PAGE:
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The Cold War And The Collapse Of The Soviet Union

2444 words - 10 pages

When World War II ended in 1945, the world was wrought with distrust and paranoia. During the war, United States had successfully detonated two atomic bombs in Japan. The introduction of nuclear power into warfare, proved to be the most lethal weapon in the history of combat. In addition to a claim on such technology, a country had the power and the means to spread its political and social ideals. After the detonation of the atomic bombs in Hiroshima and Nagasaki, the Soviet Union was eager to catch up with the Americans. This “need” would lead to the concept of brinkmanship, a nuclear arms race, and the expansion of Soviet ideals. The Soviets were successful during World War II, which resulted in the growth of the economy, nationalism, communist movement, as well as the need for nuclear power. Although the Soviet Union culminated great economic prosperity and power during World War II, the Soviet Union collapsed after the Cold War erupted in 1947. The struggles of nuclear power and revolts against communism led to this dissolution.
With people promised equality and better living conditions, Marxism and communism became popular throughout the Soviet Union during 1900s. Communism, a type of government, controls many aspects of a community with a single party. The concepts of Karl Marx’s beliefs helped Communism grow in the Union of Soviet Socialist Republics or the USSR. The movement began after World War I, because of the brutality of the war lead many Soviets to demand change. After another brutal l world war, the communist movement continued to grow rapidly because of its promises of fairness and improved circumstances for all.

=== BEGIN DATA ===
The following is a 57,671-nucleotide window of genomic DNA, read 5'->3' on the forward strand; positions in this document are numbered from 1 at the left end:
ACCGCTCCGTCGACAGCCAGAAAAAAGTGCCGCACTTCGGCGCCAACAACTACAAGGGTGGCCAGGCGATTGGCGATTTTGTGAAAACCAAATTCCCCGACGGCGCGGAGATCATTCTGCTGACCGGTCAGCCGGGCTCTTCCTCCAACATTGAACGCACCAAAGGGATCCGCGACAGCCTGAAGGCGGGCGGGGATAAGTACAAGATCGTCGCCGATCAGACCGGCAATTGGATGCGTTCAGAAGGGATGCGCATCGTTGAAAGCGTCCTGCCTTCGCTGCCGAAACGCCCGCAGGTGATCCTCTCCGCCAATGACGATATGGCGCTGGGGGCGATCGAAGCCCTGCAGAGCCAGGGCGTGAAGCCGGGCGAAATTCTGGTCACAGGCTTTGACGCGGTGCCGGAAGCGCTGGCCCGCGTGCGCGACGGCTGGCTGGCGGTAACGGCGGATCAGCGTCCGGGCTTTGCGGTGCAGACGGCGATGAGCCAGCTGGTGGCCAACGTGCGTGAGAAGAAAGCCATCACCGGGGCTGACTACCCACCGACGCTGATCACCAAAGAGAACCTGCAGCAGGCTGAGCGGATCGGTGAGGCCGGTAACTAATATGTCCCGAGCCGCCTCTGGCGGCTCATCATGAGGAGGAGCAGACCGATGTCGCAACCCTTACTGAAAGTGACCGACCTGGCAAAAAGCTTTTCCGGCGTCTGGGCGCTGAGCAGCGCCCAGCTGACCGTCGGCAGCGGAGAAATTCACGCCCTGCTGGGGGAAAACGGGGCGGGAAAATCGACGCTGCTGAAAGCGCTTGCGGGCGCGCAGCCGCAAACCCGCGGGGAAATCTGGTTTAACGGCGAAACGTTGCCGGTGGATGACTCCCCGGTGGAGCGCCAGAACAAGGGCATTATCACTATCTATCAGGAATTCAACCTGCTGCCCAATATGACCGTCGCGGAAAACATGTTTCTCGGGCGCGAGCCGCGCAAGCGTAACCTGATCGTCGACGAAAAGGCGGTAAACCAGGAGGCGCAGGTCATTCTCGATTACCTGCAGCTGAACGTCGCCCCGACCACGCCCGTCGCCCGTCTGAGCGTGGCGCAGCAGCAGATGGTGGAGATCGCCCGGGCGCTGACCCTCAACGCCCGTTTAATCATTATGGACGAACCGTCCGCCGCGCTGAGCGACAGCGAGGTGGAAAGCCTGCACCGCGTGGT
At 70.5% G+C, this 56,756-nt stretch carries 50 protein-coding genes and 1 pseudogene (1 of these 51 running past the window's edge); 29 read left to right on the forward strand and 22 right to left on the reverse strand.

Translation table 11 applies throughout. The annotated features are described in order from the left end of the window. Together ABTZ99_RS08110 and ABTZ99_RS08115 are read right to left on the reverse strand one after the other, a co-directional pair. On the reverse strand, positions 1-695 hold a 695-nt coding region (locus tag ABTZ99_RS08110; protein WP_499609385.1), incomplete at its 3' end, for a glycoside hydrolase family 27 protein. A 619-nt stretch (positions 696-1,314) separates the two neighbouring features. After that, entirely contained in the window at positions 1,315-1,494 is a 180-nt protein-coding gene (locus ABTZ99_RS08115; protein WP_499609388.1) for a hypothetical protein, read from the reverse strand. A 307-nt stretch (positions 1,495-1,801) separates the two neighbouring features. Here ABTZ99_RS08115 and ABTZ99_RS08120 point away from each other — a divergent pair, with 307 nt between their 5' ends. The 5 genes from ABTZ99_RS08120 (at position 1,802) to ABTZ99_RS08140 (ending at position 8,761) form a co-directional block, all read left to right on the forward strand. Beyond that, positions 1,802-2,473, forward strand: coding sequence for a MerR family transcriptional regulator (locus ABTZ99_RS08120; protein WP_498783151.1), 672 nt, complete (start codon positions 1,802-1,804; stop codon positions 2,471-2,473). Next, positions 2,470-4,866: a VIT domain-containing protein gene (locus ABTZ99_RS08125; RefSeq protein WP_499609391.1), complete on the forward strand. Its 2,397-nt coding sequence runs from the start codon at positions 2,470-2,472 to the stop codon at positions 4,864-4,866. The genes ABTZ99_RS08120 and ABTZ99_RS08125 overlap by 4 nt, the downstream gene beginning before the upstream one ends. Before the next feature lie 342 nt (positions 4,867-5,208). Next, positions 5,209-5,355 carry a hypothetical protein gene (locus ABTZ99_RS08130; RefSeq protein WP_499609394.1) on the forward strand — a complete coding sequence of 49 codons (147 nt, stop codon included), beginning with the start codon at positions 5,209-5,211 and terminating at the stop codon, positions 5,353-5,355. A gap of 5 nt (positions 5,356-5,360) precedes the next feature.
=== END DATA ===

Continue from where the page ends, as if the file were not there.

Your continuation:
At the end of World War II, Joseph Stalin, the leader of the Soviet Union, suffered from paranoia. His daughter, Svetlana, wrote in her personal journal that, ‘for twenty seven years, I was witness to the spiritual deterioration of my own father, watching day after day how everything human in him led and how gradually he turned into a grim monument to his own self.” This paranoia was fueled by the knowledge that the US had an atomic bomb and the Soviets did not.
Tensions only continued to grow after Winston Church gave a speech to in Fulton, Missouri. On March 5, 1946 in an address to Westminster College, Churchill spoke about the pressing international affairs. The speech initially entitled “Sinews of Peace,” was mostly known as “The Iron Curtain Speech.” Churchill said, ‘an iron curtain [had] descended across the Continent [of Europe].’ Churchill’s iron curtain became the symbol of the division between the capital west and the communist east.
With a team of Soviet and international scientists, Lavrenti Beria, the Soviet Union’s chief of security, led the USSR’s atomic project. The Soviet’s weren’t successful until August of 1949 when they detonated “Joe-1” in Kazakhstan. Finally, Soviets triumphantly obtained nuclear missiles. When the United States learned of the Soviets successfulness, it increased the...

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